BELLEVUE, WA – A federal court judge in Illinois has denied a City of Chicago motion for summary judgment and refused to dismiss a case challenging a ban of firearms sales within city limits that is backed by the Second Amendment Foundation.
It is the latest in a string of court battles between Chicago and SAF, causing SAF founder and Executive Vice President Alan M. Gottlieb to observe, “We’ve already beat Chicago three times, in the McDonald case before the Supreme Court, and both Ezell 1 and Ezell 2 before the federal court of appeals. I’m reminded of the folk song by Peter, Paul and Mary that asked, ‘When will they ever learn’?”
The case involves a proposed gun shop called Second Amendment Arms (SAA), owned by R. Joseph Franzese, who submitted an application for a business license in July 2010. The city contends that the application was for an address in an area not zoned for commercial use, but Franzese argues that he was not advised about the zoning and that it had been advertised as commercial property. Besides, he contended that the city’s prohibition on gun sales “would have blocked (their) efforts no matter where (they) chose.”
“The City of Chicago under Rahm Emanuel is trying to be too clever by half,” Gottlieb said. “We would have thought by now that they would have ceased this pattern of spending tens of thousands of taxpayer dollars on stubborn litigation, but the city seems determined to be dragged kicking and screaming into compliance with the Second Amendment.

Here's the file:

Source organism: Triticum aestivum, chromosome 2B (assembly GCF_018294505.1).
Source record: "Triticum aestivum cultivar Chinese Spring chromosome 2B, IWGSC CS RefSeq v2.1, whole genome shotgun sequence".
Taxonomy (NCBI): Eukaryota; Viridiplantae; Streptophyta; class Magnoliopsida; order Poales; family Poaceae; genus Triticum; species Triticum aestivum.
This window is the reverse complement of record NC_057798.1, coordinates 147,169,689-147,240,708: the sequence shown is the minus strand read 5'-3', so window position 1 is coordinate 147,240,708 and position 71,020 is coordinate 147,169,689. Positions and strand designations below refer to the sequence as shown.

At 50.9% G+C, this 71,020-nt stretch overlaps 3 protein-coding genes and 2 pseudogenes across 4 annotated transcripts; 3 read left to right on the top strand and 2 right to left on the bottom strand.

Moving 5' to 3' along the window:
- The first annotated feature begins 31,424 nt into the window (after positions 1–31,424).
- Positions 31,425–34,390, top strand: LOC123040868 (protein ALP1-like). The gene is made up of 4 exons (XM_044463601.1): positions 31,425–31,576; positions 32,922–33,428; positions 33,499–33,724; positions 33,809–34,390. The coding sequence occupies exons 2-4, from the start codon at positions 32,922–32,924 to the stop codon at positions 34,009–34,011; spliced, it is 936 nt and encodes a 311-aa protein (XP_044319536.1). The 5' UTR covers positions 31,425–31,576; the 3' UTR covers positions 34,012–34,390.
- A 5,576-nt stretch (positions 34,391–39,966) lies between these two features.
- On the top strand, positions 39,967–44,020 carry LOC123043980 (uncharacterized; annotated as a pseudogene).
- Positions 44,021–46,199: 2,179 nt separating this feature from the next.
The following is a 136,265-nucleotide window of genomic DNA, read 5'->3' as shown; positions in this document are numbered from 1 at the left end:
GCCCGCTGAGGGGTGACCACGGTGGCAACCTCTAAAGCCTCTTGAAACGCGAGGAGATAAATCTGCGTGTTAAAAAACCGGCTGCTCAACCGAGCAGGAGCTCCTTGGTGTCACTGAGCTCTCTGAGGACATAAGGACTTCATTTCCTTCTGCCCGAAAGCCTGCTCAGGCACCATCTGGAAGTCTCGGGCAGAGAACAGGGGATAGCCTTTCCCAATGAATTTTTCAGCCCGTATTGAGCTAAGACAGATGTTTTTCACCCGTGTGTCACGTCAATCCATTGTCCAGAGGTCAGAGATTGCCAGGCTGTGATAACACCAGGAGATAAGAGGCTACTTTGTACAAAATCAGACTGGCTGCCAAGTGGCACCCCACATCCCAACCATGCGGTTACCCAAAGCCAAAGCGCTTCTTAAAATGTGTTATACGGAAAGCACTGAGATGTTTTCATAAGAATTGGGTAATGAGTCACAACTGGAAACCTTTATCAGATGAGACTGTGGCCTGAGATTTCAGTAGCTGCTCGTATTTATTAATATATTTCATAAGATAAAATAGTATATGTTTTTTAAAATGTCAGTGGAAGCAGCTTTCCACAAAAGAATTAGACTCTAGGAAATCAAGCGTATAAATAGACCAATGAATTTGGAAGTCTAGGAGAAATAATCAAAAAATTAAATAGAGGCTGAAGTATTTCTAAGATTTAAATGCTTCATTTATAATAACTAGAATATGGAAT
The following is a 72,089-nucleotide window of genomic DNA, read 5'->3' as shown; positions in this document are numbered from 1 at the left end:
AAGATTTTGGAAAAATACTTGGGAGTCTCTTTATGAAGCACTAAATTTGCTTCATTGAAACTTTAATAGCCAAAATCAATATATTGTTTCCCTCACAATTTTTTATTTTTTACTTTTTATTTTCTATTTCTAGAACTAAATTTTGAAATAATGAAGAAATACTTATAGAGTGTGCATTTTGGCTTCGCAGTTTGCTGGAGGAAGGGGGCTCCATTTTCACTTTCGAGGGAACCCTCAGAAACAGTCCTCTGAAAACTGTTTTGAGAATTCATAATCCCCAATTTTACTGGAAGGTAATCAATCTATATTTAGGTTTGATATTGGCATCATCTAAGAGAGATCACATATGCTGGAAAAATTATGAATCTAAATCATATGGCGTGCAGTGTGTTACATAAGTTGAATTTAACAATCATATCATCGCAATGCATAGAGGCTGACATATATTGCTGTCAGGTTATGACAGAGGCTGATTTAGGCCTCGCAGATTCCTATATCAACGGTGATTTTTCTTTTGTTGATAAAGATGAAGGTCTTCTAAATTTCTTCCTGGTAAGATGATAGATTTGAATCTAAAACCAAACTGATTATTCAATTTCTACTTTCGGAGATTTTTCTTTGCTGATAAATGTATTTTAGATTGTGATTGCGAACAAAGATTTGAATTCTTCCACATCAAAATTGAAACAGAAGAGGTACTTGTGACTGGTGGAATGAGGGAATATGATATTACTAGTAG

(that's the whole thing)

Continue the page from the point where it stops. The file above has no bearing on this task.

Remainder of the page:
U.S. District Court Judge Robert M. Dow, Jr., set Sept. 28 as the next date to discuss damages for the plaintiff in this case, which is known as Second Amendment Arms v. City of Chicago.
“Since losing its gun ban fight in the Supreme Court’s 2010 McDonald ruling,” Gottlieb noted, “Chicago has been digging its heels in deeper and deeper, throwing every kind of legal roadblock it could in an effort to delay what seems inevitable. The city has got to follow the law and the constitution, and as long as they keep fighting, we’ll keep suing.
“That’s what winning firearms freedom one lawsuit at a time is all about,” he concluded.